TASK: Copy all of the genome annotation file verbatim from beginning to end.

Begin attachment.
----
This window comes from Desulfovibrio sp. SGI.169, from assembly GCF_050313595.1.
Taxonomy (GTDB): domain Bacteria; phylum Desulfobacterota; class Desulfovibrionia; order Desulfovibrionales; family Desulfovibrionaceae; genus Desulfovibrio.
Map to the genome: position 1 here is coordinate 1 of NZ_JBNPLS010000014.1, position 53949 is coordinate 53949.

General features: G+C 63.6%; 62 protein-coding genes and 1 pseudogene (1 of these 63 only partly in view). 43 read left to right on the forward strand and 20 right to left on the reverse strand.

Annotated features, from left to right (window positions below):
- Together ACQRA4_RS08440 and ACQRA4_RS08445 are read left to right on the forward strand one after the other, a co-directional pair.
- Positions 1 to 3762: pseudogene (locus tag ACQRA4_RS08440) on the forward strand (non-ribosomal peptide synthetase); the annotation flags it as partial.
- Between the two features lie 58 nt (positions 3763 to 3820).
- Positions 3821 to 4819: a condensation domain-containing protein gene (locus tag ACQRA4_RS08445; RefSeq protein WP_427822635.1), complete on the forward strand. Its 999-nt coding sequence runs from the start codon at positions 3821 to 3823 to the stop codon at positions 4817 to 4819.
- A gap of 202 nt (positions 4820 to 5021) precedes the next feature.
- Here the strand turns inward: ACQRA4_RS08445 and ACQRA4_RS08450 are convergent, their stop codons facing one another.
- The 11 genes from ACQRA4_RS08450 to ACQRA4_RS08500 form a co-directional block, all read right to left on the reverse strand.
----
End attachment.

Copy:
This window comes from Desulfovibrio sp. SGI.169, from assembly GCF_050313595.1.
Taxonomy (GTDB): domain Bacteria; phylum Desulfobacterota; class Desulfovibrionia; order Desulfovibrionales; family Desulfovibrionaceae; genus Desulfovibrio.
Map to the genome: position 1 here is coordinate 1 of NZ_JBNPLS010000014.1, position 53949 is coordinate 53949.

General features: G+C 63.6%; 62 protein-coding genes and 1 pseudogene (1 of these 63 only partly in view). 43 read left to right on the forward strand and 20 right to left on the reverse strand.

Annotated features, from left to right (window positions below):
- Together ACQRA4_RS08440 and ACQRA4_RS08445 are read left to right on the forward strand one after the other, a co-directional pair.
- Positions 1 to 3762: pseudogene (locus tag ACQRA4_RS08440) on the forward strand (non-ribosomal peptide synthetase); the annotation flags it as partial.
- Between the two features lie 58 nt (positions 3763 to 3820).
- Positions 3821 to 4819: a condensation domain-containing protein gene (locus tag ACQRA4_RS08445; RefSeq protein WP_427822635.1), complete on the forward strand. Its 999-nt coding sequence runs from the start codon at positions 3821 to 3823 to the stop codon at positions 4817 to 4819.
- A gap of 202 nt (positions 4820 to 5021) precedes the next feature.
- Here the strand turns inward: ACQRA4_RS08445 and ACQRA4_RS08450 are convergent, their stop codons facing one another.
- The 11 genes from ACQRA4_RS08450 to ACQRA4_RS08500 form a co-directional block, all read right to left on the reverse strand.